University of Hertfordshire

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Original languageEnglish
Article number3
Pages (from-to)1-10
Number of pages10
JournalAAPS PharmSciTech
Publication statusPublished - 11 Nov 2019


Suspension of microparticles in an easy-to-swallow liquid is one approach to develop sustained-release formulations for children and patients with swallowing difficulties. However, to date production of sustained-release microparticles at the industrial scale has proven to be challenging. The aim of this investigation was to develop an innovative concept in coating sustained-release microparticles using industrial scalable Wurster fluidised bed to produce oral liquid suspensions. Microcrystalline cellulose cores (particle size < 150 µm) were coated with Eudragit® NM 30 D and Eudragit® RS/RL 30 D aqueous dispersions using a fluidised bed coater. A novel approach of periodic addition of a small quantity (0.1% w/w) of dry powder glidant, magnesium stearate, to the coating chamber via an external port was applied throughout the coating process. This method significantly increased coating production yield from less than 50% to up to 99% compared to conventional coating process without the dry powder glidant. Powder rheology tests showed that dry powder glidants increased the tapped density and decreased the cohesive index of coated microparticles. Reproducible microencapsulation of a highly water-soluble drug, metoprolol succinate, was achieved, yielding coated microparticles less than 200 µm in size with 20-hour sustained drug release, suitable for use in liquid suspensions. The robust, scalable technology presented in this study offers an important solution to the long-standing challenges of formulating sustained-release dosage forms suitable for children and older people with swallowing difficulties.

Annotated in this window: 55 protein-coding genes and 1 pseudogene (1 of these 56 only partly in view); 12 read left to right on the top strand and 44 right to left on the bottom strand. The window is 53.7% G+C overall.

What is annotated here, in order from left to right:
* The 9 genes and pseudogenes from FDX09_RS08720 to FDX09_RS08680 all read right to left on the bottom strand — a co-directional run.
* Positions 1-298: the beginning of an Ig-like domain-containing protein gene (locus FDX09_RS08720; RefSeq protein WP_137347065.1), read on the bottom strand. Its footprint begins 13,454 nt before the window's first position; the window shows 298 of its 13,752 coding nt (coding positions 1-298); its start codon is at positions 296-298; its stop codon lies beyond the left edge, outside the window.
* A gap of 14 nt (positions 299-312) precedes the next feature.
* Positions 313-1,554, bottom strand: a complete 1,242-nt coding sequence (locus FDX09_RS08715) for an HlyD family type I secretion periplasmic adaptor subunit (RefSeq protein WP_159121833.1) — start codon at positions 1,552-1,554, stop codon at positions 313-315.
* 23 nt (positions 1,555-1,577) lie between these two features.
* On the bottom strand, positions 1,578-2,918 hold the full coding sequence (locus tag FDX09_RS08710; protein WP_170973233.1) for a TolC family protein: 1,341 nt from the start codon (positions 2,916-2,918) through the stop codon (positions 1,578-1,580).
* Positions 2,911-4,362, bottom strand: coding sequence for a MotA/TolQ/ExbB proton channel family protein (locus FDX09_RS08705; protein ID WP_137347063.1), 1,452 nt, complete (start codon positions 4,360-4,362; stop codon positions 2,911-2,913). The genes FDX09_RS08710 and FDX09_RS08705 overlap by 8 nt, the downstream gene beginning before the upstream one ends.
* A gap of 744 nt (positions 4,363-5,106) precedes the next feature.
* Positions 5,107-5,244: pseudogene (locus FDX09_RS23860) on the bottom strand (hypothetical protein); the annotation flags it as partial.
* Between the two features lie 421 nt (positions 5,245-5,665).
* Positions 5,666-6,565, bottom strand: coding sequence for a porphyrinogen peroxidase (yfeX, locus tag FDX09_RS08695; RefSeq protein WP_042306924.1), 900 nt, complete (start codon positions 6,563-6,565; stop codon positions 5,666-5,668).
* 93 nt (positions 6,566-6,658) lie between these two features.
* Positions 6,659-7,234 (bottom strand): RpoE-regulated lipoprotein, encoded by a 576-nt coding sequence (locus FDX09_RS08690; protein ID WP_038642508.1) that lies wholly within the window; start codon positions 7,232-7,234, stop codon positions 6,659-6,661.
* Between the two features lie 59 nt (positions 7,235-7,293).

© 2019 The Author(s). This article is distributed under the terms of the Creative Commons Attribution 4.0 International License (, which permits unrestricted use, distribution, and reproduction in any medium, provided you give appropriate credit to the original author(s) and the source, provide a link to the Creative Commons license, and indicate if changes were made.

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